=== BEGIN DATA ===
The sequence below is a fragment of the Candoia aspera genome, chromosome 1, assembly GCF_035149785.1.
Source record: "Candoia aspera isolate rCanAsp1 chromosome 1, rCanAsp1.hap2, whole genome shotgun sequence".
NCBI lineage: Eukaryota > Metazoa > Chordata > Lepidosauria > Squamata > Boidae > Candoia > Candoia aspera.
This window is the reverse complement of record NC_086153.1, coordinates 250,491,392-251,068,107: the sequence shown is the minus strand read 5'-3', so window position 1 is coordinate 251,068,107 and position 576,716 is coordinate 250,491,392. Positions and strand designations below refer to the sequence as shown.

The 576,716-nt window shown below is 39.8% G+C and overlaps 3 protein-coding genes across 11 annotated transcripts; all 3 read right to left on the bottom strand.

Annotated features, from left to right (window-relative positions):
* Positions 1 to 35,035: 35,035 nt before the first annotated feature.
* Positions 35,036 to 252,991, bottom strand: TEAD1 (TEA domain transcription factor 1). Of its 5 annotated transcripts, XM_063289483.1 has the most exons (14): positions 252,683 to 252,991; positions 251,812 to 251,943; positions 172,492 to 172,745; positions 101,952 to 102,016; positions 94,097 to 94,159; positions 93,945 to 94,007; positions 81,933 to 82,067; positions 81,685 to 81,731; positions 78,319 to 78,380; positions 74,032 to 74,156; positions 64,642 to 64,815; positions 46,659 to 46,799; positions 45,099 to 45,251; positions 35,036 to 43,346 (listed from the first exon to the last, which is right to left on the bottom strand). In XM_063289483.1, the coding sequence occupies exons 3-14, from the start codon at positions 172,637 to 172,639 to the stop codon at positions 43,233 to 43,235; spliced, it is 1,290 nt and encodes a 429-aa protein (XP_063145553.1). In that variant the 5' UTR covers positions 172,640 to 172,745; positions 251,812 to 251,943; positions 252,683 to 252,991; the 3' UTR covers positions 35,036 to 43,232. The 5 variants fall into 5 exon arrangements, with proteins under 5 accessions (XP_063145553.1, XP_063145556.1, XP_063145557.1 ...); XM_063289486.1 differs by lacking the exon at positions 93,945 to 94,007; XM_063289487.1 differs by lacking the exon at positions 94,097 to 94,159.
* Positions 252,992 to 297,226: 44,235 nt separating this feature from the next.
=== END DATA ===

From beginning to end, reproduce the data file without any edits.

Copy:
The sequence below is a fragment of the Candoia aspera genome, chromosome 1, assembly GCF_035149785.1.
Source record: "Candoia aspera isolate rCanAsp1 chromosome 1, rCanAsp1.hap2, whole genome shotgun sequence".
NCBI lineage: Eukaryota > Metazoa > Chordata > Lepidosauria > Squamata > Boidae > Candoia > Candoia aspera.
This window is the reverse complement of record NC_086153.1, coordinates 250,491,392-251,068,107: the sequence shown is the minus strand read 5'-3', so window position 1 is coordinate 251,068,107 and position 576,716 is coordinate 250,491,392. Positions and strand designations below refer to the sequence as shown.

The 576,716-nt window shown below is 39.8% G+C and overlaps 3 protein-coding genes across 11 annotated transcripts; all 3 read right to left on the bottom strand.

Annotated features, from left to right (window-relative positions):
* Positions 1 to 35,035: 35,035 nt before the first annotated feature.
* Positions 35,036 to 252,991, bottom strand: TEAD1 (TEA domain transcription factor 1). Of its 5 annotated transcripts, XM_063289483.1 has the most exons (14): positions 252,683 to 252,991; positions 251,812 to 251,943; positions 172,492 to 172,745; positions 101,952 to 102,016; positions 94,097 to 94,159; positions 93,945 to 94,007; positions 81,933 to 82,067; positions 81,685 to 81,731; positions 78,319 to 78,380; positions 74,032 to 74,156; positions 64,642 to 64,815; positions 46,659 to 46,799; positions 45,099 to 45,251; positions 35,036 to 43,346 (listed from the first exon to the last, which is right to left on the bottom strand). In XM_063289483.1, the coding sequence occupies exons 3-14, from the start codon at positions 172,637 to 172,639 to the stop codon at positions 43,233 to 43,235; spliced, it is 1,290 nt and encodes a 429-aa protein (XP_063145553.1). In that variant the 5' UTR covers positions 172,640 to 172,745; positions 251,812 to 251,943; positions 252,683 to 252,991; the 3' UTR covers positions 35,036 to 43,232. The 5 variants fall into 5 exon arrangements, with proteins under 5 accessions (XP_063145553.1, XP_063145556.1, XP_063145557.1 ...); XM_063289486.1 differs by lacking the exon at positions 93,945 to 94,007; XM_063289487.1 differs by lacking the exon at positions 94,097 to 94,159.
* Positions 252,992 to 297,226: 44,235 nt separating this feature from the next.